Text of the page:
Scots health board moves ‘beyond’ rare Code Black amid ‘historic crisis’

A move by GPs to focus only on the most serious cases shows that NHS services have been “pushed past breaking point”, Labour has claimed.

Scottish Labour MSP Jackie Baillie criticised changes in NHS Lanarkshire which will see GP surgeries move to a “managed suspension of services”, which will mean doctors will only focus on the most urgent and time-critical care.

The health board declared a black alert – the most severe warning it has – in October last year but the Scottish Labour deputy leader and health spokesperson said NHS Lanarkshire had gone further and had to brief staff on its “never services” protocol, measures which are designed to protect services that cannot be stopped.

“It is beyond a shadow of doubt that our NHS is in the midst of an historic crisis,” Ms Baillie said.

“This unprecedented move reveals how dangerous the situation really is. Not long ago escalating to risk level black was almost unheard of, but now not even that is enough.

“Staff are working tirelessly to do right by patients, but services have been pushed past breaking point.”

And Dr Sandesh Gulhane, the shadow health secretary for the Scottish Conservatives, called on the Government to put the health board on the highest supervision level “until this crisis is resolved” and that the service suspension was “further proof of the health secretary’s lack of a coherent plan to deal with the huge pressures on Scotland’s health service”.

“Humza Yousaf must urgently come up with a strategy for managing the NHS crisis,” he said.

NHS Lanarkshire said it was dealing with record Covid case numbers and ongoing staff sickness absences, and that the “managed suspension of services” would be in place for the next four weeks.

Dr Linda Findlay, medical director at South Lanarkshire Health and Social Care Partnership, said: “This change to GP practices will help us deal with the continuing challenges in community services and help reduce the pressure across the whole system, including our acute hospitals which are under sustained pressure.”

HeraldScotland: A hospital ward

GPs will continue to deliver services, it insisted, but will focus on urgent care, including the assessment of people with respiratory or coronavirus symptoms.

Dr Keith McIntyre, chairman of Lanarkshire GP sub-committee, said: “People should continue to contact their GP practice for urgent issues, such as if they think they have symptoms of cancer.”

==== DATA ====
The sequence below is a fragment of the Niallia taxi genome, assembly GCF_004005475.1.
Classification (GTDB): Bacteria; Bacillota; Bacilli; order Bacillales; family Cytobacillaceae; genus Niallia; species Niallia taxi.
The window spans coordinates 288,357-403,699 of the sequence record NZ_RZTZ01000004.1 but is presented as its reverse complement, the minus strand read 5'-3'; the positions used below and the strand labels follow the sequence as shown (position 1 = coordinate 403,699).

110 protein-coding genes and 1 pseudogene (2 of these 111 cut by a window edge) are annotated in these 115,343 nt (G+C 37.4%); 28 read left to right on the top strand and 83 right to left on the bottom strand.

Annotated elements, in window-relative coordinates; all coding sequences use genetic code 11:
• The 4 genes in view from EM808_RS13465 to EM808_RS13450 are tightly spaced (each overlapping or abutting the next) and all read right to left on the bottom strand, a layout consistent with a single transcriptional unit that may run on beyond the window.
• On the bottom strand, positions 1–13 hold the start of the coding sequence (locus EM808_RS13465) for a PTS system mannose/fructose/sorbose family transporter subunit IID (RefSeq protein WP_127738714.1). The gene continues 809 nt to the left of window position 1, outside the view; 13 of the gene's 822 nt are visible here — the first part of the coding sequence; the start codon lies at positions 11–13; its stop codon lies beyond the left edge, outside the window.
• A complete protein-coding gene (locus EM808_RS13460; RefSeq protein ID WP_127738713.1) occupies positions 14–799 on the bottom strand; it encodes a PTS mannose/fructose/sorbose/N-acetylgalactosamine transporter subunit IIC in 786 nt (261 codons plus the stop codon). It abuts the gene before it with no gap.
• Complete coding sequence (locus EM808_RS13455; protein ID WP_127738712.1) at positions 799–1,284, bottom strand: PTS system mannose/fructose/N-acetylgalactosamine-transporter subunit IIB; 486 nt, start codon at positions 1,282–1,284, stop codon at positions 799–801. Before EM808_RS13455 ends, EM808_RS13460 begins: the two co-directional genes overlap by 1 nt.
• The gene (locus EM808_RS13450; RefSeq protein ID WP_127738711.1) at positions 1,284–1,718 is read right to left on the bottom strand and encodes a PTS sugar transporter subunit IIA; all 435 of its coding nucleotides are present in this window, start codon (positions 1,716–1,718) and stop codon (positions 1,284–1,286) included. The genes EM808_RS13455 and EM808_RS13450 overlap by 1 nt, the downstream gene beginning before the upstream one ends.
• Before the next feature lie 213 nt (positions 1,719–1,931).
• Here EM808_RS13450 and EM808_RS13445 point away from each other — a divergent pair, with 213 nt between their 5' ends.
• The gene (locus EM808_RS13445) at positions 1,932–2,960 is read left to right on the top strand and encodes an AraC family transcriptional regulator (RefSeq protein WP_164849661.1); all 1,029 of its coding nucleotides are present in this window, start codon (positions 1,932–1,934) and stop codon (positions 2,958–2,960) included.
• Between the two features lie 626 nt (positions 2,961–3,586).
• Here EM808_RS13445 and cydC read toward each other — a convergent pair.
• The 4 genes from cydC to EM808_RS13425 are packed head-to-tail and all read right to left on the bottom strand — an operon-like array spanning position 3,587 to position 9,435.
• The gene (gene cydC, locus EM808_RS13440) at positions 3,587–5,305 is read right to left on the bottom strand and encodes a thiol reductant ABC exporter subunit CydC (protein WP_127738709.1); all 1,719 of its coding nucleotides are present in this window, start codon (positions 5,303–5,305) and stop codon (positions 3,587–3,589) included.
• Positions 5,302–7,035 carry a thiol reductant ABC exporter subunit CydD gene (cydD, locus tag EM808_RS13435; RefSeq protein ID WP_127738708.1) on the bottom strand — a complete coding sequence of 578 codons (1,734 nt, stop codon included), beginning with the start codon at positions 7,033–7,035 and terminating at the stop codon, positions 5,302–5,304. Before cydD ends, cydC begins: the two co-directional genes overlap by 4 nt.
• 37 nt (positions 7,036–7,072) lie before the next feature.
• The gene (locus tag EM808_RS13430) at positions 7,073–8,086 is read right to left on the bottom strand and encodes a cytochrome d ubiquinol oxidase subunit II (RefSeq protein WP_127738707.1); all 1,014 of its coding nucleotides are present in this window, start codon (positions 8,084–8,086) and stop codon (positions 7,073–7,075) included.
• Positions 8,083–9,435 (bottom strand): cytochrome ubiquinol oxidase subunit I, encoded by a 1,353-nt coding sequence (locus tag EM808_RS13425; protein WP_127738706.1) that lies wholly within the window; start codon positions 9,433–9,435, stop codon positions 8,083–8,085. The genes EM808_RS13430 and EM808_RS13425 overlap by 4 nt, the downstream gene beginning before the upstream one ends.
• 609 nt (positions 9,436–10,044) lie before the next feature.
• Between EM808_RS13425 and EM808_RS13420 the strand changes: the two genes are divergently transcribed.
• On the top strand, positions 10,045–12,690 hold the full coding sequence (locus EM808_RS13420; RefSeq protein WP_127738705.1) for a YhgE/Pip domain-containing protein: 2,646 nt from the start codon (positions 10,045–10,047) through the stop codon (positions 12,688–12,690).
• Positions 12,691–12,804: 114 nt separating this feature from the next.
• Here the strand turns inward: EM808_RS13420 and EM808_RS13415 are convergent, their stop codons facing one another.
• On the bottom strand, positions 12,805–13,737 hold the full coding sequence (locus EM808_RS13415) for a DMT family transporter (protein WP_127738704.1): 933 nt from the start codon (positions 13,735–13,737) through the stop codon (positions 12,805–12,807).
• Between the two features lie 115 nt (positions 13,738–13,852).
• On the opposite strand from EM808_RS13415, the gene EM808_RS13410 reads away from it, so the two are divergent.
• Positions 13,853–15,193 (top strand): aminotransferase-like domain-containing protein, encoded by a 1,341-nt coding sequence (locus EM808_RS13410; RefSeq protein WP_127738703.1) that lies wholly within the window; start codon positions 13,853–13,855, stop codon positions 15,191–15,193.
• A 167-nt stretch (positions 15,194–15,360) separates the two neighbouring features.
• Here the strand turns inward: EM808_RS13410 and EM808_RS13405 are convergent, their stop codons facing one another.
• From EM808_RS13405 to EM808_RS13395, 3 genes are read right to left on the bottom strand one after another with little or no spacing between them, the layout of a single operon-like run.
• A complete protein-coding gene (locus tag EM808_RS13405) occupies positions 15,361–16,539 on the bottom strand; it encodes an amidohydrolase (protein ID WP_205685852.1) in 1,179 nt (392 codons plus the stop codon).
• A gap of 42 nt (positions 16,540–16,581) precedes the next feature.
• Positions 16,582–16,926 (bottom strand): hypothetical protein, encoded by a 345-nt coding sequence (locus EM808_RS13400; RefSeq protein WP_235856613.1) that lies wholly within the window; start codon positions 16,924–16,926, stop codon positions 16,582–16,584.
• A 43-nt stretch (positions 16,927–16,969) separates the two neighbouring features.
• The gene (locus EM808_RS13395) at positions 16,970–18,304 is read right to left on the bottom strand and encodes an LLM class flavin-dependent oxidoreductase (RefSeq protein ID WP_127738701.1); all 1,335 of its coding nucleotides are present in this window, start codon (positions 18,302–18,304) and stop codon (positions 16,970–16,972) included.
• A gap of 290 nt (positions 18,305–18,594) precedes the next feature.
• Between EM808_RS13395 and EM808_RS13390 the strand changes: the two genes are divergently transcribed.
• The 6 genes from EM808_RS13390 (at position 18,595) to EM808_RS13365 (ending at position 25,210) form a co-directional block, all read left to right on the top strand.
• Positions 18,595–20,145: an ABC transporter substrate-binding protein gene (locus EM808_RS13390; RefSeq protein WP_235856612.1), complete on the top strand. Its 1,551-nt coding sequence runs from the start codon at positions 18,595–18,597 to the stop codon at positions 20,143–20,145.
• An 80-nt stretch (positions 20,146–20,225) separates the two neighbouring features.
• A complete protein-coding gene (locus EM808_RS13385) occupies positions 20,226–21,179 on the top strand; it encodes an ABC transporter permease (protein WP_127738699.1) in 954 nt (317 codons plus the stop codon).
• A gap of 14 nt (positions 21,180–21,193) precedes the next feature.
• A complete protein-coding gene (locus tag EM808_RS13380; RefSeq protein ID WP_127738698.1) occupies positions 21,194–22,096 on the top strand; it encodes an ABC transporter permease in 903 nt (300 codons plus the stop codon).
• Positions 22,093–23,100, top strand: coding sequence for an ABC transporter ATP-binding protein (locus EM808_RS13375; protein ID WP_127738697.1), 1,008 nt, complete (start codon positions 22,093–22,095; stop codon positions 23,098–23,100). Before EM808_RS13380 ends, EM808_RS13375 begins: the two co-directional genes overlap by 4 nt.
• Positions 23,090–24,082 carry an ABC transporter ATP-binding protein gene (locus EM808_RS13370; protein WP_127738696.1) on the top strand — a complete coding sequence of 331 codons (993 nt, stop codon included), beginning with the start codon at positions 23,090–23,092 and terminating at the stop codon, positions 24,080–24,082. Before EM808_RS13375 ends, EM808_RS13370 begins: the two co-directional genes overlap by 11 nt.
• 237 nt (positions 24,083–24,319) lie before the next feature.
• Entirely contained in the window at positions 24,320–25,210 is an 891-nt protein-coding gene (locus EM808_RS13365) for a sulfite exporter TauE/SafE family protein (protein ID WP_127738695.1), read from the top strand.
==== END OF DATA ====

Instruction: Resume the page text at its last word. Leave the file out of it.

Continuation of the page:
He said doctors are asking residents for their “continued help and support during this challenging time”, and he highlighted a “number of alternatives where people can turn to for health care”, including local pharmacies, the NHS Inform website and NHS24, which he said will allow GP surgeries to “focus on the most urgent of cases”.

He added: “The services provided under this change will vary between practices depending on their individual circumstances.

“However, GPs will continue to see patients in-person as and when it is appropriate.”

In October, NHS Lanarkshire declared a black alert and said it was at critical occupancy levels because of overall pressure on the health system.

At the time, the health board’s deputy chief executive Laura Ace said the sustained pressure was “unprecedented” and showed no signs of easing.

The Labour deputy leader and health spokesperson said alarm bells “had been sounding for months on end” but that the “SNP failed to respond”.

“Our NHS is in critical condition. The SNP need to wake up to the scale of the emergency we face and deliver urgent support for NHS Lanarkshire and the rest of our struggling health boards, as well as a real long-term recovery plan,” she said.

And Dr Gulhane, Tory MSP for the Glasgow region, described the suspension as “deeply worrying for patients” and added: “There is a staffing shortage across our NHS – and it’s particularly acute in GP services. As a practising GP myself, I know the immense stress colleagues are under.

“Humza Yousaf must urgently come up with a strategy for managing the NHS crisis.

“His efforts to ease pressure on A&E departments saw him direct patients from emergency wards towards GP services whenever possible. But NHS Lanarkshire’s announcement shows that this has only shunted patients from one under-resourced part of the health service to another.”

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